Orit Gat

PublishersSternberg Presse-flux2011
Let’s be clear about something: it is infuriating that most interesting artists are perfectly capable of functioning in at least two or three professions that are, unlike art, respected by society in terms of compensation and general usefulness. When the flexibility, certainty, and freedom promised by being part of a critical outside are revealed as extensions of recent advances in economic exploitation, does the field of art become the uncritical, complicit inside of something far more interesting?
PublisherLink Editions2013
“Best of Rhizome 2012” is a selection of texts published on the editorial platform of Rhizome along 2012. Edited by Joanne McNeil, the book is, in the words of Rhizome’s Executive Director Heather Corcoran, “not just a best of Rhizome’s work, but a portrait of the year that we hope will gain significance over time for its contextualization and articulation of artists’ practices. Artists are predictors and barometers of change, and sensitive to their cultural surroundings. From texts on production in the digital age, to the influence of the Occupy Movement, from drones and surveillance, to online vernacular – these ...
Publishere-flux2016
The word “data” comes from the Latin dare, which means “give.” This evolves into datum, which signifies something given. Data is what is given; Big Data, many given somethings. Gifts are given, too, but it’s hard to think of data as a gift—and nearly impossible to think of Big Data as a Big Gift, though it certainly appears that way to some… Editorial Editors A Sea of Data: Apophenia and Pattern (Mis-)Recognition Hito Steyerl Drone Form: Word and Image at the End of Empire Nathan K. Hensley Method without Methodology: Data and the Digital Humanities Lindsay Caplan Connoisseurship and Critique Ben Davis Enantiomorphs in Hyperspace: Living and Dying on the ...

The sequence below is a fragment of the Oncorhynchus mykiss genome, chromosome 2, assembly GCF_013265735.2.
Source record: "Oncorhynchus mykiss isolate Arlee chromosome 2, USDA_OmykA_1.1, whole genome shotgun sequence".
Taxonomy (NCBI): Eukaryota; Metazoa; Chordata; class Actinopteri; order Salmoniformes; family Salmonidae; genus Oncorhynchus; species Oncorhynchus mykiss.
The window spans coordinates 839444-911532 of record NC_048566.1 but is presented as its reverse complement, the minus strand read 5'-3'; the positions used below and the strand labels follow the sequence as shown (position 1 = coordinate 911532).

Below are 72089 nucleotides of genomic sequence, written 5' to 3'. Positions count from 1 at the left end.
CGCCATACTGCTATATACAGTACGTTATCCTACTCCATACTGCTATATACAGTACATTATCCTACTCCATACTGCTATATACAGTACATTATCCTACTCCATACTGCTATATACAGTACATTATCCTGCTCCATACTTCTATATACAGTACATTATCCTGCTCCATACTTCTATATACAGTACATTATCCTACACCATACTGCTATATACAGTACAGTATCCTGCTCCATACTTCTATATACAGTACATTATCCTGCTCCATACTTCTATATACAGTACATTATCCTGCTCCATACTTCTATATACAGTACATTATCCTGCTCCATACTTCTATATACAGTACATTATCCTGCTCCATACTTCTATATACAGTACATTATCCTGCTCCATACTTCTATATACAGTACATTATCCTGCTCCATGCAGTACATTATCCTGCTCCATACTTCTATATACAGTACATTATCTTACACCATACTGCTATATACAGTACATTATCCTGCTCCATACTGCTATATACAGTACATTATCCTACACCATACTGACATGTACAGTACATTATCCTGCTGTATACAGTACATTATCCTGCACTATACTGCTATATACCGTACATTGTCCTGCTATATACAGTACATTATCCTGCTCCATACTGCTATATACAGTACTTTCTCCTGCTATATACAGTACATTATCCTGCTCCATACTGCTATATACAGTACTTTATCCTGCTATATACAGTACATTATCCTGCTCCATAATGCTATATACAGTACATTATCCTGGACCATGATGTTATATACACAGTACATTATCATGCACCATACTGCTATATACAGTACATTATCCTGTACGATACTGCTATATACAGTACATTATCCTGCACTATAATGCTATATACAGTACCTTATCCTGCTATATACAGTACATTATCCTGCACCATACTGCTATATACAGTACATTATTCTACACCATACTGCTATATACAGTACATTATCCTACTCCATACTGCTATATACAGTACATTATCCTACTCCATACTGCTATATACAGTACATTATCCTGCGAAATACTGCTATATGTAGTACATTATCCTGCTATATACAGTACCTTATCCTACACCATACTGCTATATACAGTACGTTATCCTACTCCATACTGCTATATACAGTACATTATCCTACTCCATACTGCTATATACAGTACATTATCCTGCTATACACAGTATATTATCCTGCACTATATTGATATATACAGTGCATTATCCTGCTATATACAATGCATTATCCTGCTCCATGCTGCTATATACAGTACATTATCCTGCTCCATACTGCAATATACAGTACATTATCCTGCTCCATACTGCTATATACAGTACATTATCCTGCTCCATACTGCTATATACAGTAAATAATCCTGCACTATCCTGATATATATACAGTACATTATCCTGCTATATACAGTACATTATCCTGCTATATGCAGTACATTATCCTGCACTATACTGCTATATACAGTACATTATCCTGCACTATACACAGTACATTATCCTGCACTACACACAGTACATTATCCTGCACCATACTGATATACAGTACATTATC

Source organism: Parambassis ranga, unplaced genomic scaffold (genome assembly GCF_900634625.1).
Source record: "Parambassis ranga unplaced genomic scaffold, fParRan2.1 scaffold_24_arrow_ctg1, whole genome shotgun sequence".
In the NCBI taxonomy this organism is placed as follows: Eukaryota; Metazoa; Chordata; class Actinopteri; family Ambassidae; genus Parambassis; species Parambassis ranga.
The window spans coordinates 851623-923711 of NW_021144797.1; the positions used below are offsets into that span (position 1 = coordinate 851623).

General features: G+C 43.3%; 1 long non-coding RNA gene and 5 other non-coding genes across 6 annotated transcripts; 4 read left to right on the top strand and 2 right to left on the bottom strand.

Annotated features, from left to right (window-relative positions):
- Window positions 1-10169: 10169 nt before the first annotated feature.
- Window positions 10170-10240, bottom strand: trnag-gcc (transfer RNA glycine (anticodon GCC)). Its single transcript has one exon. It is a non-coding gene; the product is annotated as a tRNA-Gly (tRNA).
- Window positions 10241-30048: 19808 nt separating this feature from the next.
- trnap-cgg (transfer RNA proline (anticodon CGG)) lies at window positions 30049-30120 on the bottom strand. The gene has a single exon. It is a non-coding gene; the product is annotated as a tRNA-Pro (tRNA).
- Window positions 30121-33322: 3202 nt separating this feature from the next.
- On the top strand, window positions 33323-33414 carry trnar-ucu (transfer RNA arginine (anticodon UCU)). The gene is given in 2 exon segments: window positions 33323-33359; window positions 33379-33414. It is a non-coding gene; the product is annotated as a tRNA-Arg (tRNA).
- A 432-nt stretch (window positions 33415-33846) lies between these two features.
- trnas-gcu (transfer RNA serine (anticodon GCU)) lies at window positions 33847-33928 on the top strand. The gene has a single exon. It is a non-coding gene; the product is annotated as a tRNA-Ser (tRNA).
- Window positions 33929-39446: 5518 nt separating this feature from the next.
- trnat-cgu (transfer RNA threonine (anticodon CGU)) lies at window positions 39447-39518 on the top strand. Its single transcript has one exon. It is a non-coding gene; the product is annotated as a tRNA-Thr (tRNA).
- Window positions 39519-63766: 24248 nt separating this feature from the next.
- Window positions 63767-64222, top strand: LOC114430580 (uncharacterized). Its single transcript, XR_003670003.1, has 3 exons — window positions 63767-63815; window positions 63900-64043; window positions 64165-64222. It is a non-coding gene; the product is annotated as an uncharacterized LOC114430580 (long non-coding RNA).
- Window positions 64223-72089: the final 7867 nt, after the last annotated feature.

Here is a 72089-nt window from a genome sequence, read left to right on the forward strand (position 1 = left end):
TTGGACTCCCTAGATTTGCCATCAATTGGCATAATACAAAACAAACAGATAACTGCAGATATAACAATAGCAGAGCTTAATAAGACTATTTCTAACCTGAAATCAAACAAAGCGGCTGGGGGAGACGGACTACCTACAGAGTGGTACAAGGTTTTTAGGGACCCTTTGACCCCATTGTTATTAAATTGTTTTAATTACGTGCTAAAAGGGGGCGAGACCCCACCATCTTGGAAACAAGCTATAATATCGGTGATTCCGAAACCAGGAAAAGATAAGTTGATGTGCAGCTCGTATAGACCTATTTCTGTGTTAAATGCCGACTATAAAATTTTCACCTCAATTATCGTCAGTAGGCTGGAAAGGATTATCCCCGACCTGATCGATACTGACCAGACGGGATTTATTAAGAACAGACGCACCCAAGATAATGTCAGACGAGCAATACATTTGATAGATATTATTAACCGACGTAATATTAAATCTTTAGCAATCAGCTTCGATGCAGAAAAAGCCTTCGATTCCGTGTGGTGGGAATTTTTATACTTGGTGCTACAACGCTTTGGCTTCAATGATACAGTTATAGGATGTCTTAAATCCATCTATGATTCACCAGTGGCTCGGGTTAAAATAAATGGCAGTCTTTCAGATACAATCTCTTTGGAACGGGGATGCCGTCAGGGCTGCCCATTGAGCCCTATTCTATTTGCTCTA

PublishersSternberg Presse-flux2010
If all things in the world can be considered as sources of aesthetic experience, then art no longer holds a privileged position. Rather, art comes between the subject and the world, and any aesthetic discourse used to legitimize art must also necessarily serve to undermine it. Following his recent books Art Power and The Communist Postscript, in Going Public Boris Groys looks to escape entrenched aesthetic and sociological understandings of art—which always assume the position of the spectator, of the consumer. Let us instead consider art from the position of the producer, who does not ask what it looks like ...
PublishersSternberg Presse-flux2010
This book began as a two-part issue of e-flux journal devoted to the question: What is contemporary art? First, and most obviously: why is this question not asked? That is to say, why do we simply leave it to hover in the shadow of attempts at critical summation in the grand tradition of twentieth-century artistic movements? A single hegemonic “ism” has replaced clearly distinguishable movements and grand narratives. But what exactly does it mean to be working under the auspices of this singular ism? Widespread usage of the term “contemporary” seems so self-evident that to further demand a definition of “contemporary ...

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